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Jonah Hex

Sometimes Dead is Better

Rating: 2 out of 5 Stars.

With his leathery scowl and brusque comportment, Josh Brolin seems a natural fit in the Wild West as a whiskey-soaked gunslinger in the unforgiving tradition of Jonah Hex, an ex-Confederate soldier out to avenge the murder of his wife and child. But he, like Hex, deserves a sturdier vehicle than this.

Despite never resonating with readers like the company’s most iconic heroes, Hex has been an on-again, off-again member of the DC Comics universe for nearly four decades. His reward is roughly 80 minutes of screen time in which we learn the origin of his hideous scars and his notoriously quick trigger finger.

Accused of betraying his fellow Rebels — his refusal to torch hospitals and churches is regarded as treason — Hex is forced to watch as deranged General Quentin Turnbull (John Malkovich) sets his family ablaze. Branded with the mark of a deserter, he’s abandoned to die, but Native Americans revive him, leaving him trapped, not unlike Keith Richards, between life and the hereafter.

There is an upside to this, believe it or not. Hex can communicate with the dead, and he uses his afterlife connections to track Turnbull and his homicidal, tattoo-covered henchman (Michael Fassbender, of Fish Tank) to the nation’s capital, where they plan to detonate a silly-looking doomsday device. The President (Aidan Quinn) puts it bluntly: “The very fate of the nation may rest on the shoulders of Jonah Hex!”

Brolin is the right man to play the wayward bounty hunter, whose whiskey dribbles down his grossly disfigured cheek as he drinks his way from one town to the next, always ready for a fight. The problem isn’t his performance, which is spot-on, or even his lively supporting cast, which includes Fassbender, a feisty Megan Fox and, in a blink-and-you’ll-miss-it cameo, Michael Shannon. (Malkovich, who often cloaks his malevolence behind a veneer of casual indifference, merely seems bored.)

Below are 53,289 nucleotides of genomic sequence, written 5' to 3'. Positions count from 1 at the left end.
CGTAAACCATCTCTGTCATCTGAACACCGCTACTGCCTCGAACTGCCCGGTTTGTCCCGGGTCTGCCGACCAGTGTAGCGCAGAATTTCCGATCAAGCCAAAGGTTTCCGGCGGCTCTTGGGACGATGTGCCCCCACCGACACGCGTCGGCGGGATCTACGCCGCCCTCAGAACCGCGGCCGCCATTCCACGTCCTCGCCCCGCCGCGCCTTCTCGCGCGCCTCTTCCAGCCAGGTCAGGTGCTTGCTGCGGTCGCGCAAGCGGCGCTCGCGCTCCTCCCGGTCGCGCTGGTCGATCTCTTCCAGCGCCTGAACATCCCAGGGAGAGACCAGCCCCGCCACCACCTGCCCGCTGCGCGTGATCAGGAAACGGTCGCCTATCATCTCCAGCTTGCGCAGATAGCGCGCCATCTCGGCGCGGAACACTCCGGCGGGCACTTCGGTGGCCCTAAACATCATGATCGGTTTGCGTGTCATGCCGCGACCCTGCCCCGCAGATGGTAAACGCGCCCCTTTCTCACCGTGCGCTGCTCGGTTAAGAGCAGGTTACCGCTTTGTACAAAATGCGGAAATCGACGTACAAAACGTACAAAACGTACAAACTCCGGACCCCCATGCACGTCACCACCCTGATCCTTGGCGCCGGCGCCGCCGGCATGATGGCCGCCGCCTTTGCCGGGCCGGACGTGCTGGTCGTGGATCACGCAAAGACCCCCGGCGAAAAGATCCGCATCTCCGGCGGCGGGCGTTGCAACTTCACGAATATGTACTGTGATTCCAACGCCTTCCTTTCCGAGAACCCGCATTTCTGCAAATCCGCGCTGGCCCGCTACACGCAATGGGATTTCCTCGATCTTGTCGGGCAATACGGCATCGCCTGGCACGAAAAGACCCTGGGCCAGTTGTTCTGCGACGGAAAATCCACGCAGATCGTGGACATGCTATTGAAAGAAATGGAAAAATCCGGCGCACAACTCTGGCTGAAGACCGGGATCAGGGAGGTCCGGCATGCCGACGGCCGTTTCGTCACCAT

What betrays the otherwise unsinkable Hex is the irritating weightlessness of his story, which unfolds haphazardly and without a shred of suspense. Neither Jimmy Hayward, who previously directed Horton Hears a Who! (2008), nor screenwriters Mark Neveldine and Brian Taylor seem interested in developing any of the characters on screen. Hex is a surly thug, long on snappy one-liners but short on insight; his enemies are similarly impenetrable. They exist only to do what he won’t — that is, die.

Besides his talent for postmortem conversation, Hex’s only superpower is his ability to stay alive — pumped full of bullets, his face and chest a battered testament to hard living, he boasts (albeit with a sort of weary resignation) that he can’t be killed. In Jonah Hex, the filmmakers take their best shot, but even as our hero limps defiantly into the sunset, one can’t help wondering if we’ve really seen the last of him.